Berkeley Springs apple butter festival pulls out all the stops

October 10, 2002|by KATE COLEMAN

"The Apple Butter Festival was really the core to tourism," says Jeanne Mozier, the "voice" of the 29-year-old Berkeley Springs, W.Va., event.

That voice, which almost always is accompanied by Mozier's hearty laugh, will be audible this weekend from the bandstand in Berkeley Springs State Park in the center of town. She keeps things moving at the Saturday and Sunday festival - a variety of things, including musical performances, beard-and-mustache and hog-calling contests, a turtle race and egg toss.

The event was conceived as a Chamber of Commerce project in 1974. Mozier got involved in 1978, a year that increased the chamber's festival proceeds to $8,000 from the previous year's net of $800. The festival, which now hosts about 200 craft booths, has grown to bring in $30,000 each year for the chamber.


The festival also brings tourists - 30,000 to 40,000 of them on a good weather weekend, says Beth Curtin, executive director of the Berkeley Springs-Morgan County Chamber of Commerce. Curtin, who says she was a "baby" away at college when the festival began, has worked the event for more than 25 years.

The festival opens Saturday with a parade saluting local veterans. There's a mini-carnival with rides and games and an exhibit at the Ice House, "Bountiful Harvest," featuring local art related to food. On Sunday, New World Theater Company will juggle, make music and eat fire.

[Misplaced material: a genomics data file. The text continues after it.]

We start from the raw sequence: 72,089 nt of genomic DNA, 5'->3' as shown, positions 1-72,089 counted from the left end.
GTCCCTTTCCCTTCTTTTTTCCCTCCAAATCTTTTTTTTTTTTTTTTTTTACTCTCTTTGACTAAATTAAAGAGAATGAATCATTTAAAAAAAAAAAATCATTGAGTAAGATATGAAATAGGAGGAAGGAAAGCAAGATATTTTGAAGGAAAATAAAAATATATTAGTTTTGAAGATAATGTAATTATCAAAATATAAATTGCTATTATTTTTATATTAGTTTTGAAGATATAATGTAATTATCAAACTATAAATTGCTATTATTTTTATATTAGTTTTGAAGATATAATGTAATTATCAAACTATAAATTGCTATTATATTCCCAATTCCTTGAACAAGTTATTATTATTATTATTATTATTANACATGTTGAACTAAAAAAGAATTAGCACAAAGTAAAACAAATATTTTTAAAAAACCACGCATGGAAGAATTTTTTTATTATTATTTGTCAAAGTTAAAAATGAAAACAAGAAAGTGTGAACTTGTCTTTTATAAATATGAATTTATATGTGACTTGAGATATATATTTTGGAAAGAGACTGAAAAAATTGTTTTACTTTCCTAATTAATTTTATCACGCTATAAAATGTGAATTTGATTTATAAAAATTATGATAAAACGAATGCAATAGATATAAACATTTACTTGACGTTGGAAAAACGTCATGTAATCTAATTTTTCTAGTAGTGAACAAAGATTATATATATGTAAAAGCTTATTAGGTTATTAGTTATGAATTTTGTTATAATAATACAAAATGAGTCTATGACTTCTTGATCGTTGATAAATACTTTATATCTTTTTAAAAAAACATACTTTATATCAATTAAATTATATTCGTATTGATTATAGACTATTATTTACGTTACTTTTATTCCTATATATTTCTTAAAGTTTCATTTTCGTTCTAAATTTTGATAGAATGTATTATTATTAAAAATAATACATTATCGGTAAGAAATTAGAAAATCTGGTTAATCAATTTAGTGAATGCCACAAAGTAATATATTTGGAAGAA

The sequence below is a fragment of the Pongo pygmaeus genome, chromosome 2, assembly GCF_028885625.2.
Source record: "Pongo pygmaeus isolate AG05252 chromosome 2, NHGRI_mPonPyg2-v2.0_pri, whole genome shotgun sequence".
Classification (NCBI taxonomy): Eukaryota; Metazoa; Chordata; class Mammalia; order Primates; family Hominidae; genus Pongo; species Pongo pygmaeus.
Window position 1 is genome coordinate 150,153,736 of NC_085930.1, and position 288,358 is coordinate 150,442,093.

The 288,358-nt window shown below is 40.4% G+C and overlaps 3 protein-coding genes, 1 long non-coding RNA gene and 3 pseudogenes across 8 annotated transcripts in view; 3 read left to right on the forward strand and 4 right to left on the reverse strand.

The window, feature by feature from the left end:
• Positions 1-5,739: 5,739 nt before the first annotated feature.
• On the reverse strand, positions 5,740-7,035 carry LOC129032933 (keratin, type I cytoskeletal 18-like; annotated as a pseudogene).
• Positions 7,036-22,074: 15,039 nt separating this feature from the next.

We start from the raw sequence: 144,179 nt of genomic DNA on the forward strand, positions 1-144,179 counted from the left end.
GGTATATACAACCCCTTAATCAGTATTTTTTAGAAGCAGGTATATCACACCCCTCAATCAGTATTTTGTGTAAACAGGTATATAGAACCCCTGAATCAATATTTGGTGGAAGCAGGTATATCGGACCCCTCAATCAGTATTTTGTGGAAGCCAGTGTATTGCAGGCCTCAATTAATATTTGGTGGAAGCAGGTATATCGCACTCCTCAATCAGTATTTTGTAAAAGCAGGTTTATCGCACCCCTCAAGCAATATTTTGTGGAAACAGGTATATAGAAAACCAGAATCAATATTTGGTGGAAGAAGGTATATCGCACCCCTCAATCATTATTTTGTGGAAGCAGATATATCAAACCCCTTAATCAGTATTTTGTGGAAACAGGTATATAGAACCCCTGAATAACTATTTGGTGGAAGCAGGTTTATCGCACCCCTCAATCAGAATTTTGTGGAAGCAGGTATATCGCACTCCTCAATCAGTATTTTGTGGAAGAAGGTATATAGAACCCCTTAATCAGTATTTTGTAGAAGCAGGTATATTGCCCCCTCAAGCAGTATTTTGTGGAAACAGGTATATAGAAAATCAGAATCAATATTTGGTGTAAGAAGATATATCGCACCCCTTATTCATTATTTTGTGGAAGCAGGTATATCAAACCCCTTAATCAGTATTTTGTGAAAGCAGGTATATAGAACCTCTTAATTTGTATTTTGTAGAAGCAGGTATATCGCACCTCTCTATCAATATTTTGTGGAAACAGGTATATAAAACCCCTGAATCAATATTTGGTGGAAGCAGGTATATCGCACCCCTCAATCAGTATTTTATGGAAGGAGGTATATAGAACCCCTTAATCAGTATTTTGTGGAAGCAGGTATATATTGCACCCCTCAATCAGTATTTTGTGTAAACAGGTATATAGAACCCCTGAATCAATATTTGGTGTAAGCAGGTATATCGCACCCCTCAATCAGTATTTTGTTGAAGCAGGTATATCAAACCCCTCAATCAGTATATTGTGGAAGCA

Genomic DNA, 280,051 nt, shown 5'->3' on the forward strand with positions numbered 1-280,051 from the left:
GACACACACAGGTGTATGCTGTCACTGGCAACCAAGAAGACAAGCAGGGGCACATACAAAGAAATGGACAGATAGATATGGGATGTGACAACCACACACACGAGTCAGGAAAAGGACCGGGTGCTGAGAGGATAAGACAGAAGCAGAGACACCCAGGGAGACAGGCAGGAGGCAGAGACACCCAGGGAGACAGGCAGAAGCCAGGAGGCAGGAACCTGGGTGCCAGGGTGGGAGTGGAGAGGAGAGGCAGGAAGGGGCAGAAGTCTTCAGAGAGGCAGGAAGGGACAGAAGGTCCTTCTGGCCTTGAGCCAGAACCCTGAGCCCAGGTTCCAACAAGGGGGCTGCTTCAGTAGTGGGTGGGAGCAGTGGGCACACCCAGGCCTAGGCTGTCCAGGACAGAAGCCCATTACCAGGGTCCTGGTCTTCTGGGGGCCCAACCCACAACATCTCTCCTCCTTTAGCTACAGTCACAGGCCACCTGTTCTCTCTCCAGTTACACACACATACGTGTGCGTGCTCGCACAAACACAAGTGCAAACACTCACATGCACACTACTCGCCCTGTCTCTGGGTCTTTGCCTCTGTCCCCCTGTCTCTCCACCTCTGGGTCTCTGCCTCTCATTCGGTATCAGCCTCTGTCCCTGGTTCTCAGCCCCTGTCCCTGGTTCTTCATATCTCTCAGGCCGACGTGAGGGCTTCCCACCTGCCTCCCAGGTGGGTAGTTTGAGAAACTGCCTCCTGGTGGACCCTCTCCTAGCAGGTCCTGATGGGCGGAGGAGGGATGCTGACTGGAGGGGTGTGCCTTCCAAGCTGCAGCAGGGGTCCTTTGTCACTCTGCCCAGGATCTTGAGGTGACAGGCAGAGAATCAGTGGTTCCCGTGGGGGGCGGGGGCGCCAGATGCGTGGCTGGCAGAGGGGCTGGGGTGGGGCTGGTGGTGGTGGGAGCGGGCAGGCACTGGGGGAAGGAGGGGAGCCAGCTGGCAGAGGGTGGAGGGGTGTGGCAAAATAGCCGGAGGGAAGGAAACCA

The Morgan Community Concert Band, with conductor Bennett Lentczner, will make its festival debut Sunday. Rindi and Doug Sherbert founded the 25-30 member ensemble a year ago because they missed playing in a band as they had before they moved to town in 1999.

"Our instrumentation is very good for a beginning band," Rindi Sherbert says. "The musicians are wonderful."

Chuck Hampe will be out of town this weekend, so he won't be competing in the Beard and Mustache contest. Even if he were nearby, the self-proclaimed "mountain man" wouldn't enter. He wants to give other men a chance at a blue ribbon. His beard, growing since 1973, has been a hands-down winner in the longest and fullest category more than once.

His secret? "I don't like to shave," he says.

The hog-calling contest has grown to require junior and senior divisions. "Very early on, people figured that this was performance art," Mozier says.

The proof of the festival, however, if not in the pudding, is in the apple butter. There will be three or four steaming 55-gallon kettles of the tart-sweet-spicy stuff just begging to be stirred.

Leila Stuckey, known to Mozier as "queen of the spices," has been involved with the festival since its start. Her apple butter recipe has sort of evolved down through the years, she says, adding that she shares spicing duties with her nephew Jack Stotler.

She and her fellow senior citizens at Pleasant View Senior Center made 200 gallons of apple butter last weekend. Half of that already is sold, she says.

But there will be plenty more. Visitors can take enough home to last until next year's festival, the 30th annual, Oct. 11 and 12, 2003.

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